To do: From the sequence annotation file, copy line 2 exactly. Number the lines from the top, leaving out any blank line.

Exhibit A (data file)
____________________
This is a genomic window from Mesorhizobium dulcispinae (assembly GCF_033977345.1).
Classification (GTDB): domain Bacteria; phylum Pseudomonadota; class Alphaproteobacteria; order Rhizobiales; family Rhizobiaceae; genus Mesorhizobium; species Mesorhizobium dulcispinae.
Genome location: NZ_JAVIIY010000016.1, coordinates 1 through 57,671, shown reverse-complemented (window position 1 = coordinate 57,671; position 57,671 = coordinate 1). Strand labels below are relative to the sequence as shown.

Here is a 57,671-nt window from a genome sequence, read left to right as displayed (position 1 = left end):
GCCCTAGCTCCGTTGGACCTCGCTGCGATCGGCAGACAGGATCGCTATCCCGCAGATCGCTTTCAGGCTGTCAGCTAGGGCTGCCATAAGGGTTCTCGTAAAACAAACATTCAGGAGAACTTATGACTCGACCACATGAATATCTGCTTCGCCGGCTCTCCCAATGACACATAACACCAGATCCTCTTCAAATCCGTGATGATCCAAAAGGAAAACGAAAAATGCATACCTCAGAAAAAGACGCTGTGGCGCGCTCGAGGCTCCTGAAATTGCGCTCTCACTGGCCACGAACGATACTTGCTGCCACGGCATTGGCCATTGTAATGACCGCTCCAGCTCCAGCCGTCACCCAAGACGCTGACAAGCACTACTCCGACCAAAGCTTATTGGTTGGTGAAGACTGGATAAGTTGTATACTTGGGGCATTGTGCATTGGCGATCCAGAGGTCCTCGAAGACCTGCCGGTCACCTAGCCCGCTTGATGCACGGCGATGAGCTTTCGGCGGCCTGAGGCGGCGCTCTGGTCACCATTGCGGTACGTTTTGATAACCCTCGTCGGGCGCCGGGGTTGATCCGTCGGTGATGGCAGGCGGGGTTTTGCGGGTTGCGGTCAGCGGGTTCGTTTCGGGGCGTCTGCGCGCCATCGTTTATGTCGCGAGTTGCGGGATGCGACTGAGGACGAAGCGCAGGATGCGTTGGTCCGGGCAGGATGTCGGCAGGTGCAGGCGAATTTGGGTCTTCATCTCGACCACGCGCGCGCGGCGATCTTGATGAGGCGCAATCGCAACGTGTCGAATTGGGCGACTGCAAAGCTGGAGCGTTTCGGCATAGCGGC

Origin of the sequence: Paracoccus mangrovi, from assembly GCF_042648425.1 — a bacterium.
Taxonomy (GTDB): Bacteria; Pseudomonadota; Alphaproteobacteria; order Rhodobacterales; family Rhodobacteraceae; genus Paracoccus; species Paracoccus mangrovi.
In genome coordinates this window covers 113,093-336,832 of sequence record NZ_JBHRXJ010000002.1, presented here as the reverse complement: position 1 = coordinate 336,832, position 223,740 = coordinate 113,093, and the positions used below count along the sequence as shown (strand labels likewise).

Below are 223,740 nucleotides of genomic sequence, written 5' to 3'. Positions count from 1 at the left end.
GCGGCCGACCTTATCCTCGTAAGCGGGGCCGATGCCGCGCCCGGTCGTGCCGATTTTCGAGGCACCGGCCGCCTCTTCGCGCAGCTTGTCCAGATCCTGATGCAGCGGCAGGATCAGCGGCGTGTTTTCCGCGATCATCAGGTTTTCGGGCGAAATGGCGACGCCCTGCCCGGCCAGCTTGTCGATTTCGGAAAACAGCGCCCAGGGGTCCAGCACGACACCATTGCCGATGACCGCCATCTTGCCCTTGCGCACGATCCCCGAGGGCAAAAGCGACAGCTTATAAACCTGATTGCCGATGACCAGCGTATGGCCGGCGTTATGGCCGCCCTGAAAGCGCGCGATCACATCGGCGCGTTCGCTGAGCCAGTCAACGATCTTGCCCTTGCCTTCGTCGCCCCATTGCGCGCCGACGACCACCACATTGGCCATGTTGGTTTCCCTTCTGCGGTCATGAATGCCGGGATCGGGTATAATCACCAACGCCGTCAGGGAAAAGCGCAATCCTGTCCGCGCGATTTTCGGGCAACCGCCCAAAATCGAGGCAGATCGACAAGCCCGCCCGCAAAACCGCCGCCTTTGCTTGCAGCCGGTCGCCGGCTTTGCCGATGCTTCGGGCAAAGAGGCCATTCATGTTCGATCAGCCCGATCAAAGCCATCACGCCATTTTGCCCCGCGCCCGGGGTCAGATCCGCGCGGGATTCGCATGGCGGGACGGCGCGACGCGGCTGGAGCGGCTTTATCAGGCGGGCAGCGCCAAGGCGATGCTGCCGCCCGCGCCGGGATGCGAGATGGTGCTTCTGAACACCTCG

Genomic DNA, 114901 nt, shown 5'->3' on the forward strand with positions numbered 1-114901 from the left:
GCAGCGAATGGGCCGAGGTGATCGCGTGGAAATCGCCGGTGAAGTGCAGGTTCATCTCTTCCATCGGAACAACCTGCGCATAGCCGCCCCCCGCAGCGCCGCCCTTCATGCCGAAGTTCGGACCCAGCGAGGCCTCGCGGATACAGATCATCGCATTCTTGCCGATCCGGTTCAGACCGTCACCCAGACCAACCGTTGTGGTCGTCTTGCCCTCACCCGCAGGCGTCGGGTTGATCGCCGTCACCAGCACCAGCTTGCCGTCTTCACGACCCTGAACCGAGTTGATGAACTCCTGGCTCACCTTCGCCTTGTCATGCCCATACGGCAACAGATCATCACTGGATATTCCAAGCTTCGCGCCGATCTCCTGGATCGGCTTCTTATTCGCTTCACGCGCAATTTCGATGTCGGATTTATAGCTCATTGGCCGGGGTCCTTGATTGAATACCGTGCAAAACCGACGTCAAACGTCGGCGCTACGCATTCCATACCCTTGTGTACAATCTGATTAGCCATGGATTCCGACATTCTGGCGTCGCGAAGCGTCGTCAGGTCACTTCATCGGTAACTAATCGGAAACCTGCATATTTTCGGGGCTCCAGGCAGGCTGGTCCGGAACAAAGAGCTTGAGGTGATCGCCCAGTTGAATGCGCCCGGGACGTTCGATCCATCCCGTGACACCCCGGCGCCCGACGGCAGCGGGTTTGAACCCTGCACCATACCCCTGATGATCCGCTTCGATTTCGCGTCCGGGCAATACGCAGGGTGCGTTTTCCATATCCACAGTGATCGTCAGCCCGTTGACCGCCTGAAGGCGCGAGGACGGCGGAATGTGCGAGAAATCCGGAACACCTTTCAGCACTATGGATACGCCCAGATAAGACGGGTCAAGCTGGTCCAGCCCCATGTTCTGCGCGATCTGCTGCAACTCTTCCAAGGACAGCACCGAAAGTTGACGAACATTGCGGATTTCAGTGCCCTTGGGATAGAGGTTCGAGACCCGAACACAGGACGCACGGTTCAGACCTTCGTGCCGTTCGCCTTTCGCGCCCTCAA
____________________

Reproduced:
Classification (GTDB): domain Bacteria; phylum Pseudomonadota; class Alphaproteobacteria; order Rhizobiales; family Rhizobiaceae; genus Mesorhizobium; species Mesorhizobium dulcispinae.